If the new Congress and a new administration want to get off on the right foot with hard-working families, they must commit to policies designed and proven to improve outcomes for young children. This National Work and Family Month, let's hold our candidates to a real commitment to hard-working families by demanding meaningful policy adoption and implementation. It's time to move from rhetoric to reality.
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Mothers with one or more children often face a life change when their youngest heads off to kindergarten for a full day. They feel restless unless they are a working mother because their daily routines suddenly change. They are open to new opportunities but aren't sure how to focus their energies. It seems to be helpful to know you are not alone with this new development and have many options.
I am just about finished reading Shonda Rhimes' book, The Year of Yes. And from this day forward, it will be my personal manifesto. In fact, I think it should be required reading for young women, grown women, mothers, and future mothers. In short, if you have two X chromosomes (which would make you a bona fide female), you need this book in your life.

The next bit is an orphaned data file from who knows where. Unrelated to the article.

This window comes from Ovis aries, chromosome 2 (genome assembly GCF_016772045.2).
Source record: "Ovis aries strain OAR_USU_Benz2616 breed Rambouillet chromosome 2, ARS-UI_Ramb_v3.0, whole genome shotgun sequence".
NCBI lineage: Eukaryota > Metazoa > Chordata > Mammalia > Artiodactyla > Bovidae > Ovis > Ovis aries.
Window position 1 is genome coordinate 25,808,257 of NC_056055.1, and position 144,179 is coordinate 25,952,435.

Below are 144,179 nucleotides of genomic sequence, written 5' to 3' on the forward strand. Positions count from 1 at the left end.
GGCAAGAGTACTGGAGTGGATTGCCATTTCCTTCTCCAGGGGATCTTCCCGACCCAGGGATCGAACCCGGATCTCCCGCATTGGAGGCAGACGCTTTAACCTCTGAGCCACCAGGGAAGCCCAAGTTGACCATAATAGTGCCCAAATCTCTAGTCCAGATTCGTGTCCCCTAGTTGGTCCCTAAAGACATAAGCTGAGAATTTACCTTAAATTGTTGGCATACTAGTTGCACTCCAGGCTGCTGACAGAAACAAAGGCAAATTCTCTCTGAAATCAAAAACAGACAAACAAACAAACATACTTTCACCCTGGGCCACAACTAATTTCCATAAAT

Did you make the decision to stay at home while your kids were in the early years but once they started school full time, you knew you wanted to have more stimulation. Making the transition to this life change can feel daunting if you've been out of the work force for several years or never had the beginnings of a career.
I just exited a 7 year season of single parenting. It started with a divorce, and ended in a second marriage. I learned so much during that time, enjoyed the gift of closeness with my children, being able to lavish them with all my attention. I treasure those years with just the three of us -- my two children and me. Now the dynamic has shifted, as we welcomed two more bonus children, and a husband and father.